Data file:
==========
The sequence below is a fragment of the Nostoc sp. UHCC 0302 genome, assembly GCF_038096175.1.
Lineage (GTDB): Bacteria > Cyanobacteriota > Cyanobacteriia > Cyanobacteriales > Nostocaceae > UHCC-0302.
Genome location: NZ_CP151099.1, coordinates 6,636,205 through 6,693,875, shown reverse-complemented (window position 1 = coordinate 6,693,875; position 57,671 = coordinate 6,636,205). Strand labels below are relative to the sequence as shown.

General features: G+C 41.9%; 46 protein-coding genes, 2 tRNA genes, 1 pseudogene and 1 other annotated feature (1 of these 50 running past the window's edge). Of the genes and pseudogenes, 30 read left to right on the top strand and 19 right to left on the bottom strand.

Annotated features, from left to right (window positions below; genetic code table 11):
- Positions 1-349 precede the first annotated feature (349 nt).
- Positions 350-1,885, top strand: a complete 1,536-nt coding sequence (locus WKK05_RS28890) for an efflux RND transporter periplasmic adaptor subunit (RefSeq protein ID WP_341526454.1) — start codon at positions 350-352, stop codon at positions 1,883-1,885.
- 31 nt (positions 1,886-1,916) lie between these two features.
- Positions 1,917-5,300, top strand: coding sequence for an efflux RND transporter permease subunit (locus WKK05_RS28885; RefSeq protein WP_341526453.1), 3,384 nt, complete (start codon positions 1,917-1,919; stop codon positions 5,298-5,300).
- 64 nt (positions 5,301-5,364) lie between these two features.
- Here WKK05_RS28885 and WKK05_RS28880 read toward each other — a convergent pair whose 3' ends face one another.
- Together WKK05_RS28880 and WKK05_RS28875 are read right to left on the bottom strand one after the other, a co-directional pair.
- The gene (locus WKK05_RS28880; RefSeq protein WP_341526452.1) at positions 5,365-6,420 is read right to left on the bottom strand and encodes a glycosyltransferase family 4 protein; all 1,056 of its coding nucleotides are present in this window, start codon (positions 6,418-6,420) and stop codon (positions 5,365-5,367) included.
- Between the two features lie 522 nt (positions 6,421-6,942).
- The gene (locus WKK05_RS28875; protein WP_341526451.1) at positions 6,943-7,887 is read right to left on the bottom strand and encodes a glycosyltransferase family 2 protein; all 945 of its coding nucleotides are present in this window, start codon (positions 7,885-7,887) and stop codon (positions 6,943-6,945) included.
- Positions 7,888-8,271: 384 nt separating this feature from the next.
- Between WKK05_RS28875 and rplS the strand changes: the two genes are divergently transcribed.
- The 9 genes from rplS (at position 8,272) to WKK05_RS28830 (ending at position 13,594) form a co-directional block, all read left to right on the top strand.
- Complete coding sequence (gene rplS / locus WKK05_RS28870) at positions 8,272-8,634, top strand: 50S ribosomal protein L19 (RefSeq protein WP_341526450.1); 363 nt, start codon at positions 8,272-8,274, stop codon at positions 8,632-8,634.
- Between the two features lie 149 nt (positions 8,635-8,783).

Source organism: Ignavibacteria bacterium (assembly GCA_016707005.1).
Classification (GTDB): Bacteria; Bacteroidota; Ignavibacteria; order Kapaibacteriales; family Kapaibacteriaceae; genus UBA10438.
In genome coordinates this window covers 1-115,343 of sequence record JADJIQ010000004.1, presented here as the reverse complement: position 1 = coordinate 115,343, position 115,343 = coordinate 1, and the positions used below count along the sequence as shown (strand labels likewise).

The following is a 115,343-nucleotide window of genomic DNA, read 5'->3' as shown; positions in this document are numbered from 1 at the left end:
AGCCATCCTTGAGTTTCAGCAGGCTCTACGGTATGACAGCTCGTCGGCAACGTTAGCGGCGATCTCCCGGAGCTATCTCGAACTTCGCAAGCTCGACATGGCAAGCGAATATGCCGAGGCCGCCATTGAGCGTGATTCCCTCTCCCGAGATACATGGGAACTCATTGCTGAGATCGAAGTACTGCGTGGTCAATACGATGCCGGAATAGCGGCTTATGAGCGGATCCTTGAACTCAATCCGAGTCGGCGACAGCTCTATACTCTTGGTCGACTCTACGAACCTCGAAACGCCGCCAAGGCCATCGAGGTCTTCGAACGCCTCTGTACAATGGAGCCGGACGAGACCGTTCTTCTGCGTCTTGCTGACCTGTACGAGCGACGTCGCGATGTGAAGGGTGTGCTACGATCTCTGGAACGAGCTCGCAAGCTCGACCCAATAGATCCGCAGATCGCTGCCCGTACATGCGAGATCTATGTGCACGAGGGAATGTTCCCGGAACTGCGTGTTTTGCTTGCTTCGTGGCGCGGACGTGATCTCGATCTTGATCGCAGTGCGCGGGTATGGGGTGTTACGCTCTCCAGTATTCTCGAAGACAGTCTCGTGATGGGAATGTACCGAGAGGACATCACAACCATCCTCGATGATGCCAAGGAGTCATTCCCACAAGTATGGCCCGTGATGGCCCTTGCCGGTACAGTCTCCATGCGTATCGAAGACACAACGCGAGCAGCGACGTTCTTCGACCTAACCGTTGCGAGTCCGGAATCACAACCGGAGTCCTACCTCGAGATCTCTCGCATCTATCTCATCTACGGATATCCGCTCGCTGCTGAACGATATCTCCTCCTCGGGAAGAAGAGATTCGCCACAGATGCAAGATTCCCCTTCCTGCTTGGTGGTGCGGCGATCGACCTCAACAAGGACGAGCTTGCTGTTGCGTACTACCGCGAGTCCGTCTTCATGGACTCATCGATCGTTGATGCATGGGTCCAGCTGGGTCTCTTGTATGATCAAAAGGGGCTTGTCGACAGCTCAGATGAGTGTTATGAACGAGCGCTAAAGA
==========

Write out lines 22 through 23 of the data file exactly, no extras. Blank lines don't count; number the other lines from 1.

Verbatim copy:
Classification (GTDB): Bacteria; Bacteroidota; Ignavibacteria; order Kapaibacteriales; family Kapaibacteriaceae; genus UBA10438.
In genome coordinates this window covers 1-115,343 of sequence record JADJIQ010000004.1, presented here as the reverse complement: position 1 = coordinate 115,343, position 115,343 = coordinate 1, and the positions used below count along the sequence as shown (strand labels likewise).